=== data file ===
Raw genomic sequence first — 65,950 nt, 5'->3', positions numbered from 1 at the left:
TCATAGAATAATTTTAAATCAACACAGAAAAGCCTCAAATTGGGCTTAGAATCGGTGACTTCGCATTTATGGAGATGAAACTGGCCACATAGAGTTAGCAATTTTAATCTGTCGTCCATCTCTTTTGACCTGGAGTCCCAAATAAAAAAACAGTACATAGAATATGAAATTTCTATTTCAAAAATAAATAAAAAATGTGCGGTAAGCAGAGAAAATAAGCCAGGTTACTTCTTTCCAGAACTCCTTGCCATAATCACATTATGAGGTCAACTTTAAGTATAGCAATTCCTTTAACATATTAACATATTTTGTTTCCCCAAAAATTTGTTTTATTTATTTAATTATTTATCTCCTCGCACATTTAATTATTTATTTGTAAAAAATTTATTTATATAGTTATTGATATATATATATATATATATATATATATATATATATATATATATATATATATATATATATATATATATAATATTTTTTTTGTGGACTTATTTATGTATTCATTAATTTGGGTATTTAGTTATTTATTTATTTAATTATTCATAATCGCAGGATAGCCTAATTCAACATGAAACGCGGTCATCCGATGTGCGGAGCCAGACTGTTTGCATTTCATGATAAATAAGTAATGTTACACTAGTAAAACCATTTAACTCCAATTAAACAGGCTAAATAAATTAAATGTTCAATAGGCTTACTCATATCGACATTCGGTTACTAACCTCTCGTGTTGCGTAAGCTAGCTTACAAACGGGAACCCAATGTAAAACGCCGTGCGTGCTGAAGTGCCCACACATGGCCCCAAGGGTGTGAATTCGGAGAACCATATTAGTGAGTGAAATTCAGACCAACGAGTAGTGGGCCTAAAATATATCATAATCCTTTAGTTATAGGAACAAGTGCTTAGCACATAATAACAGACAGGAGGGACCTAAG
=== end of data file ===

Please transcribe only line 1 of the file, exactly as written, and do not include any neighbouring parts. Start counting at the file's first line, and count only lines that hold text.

Raw genomic sequence first — 65,950 nt, 5'->3', positions numbered from 1 at the left: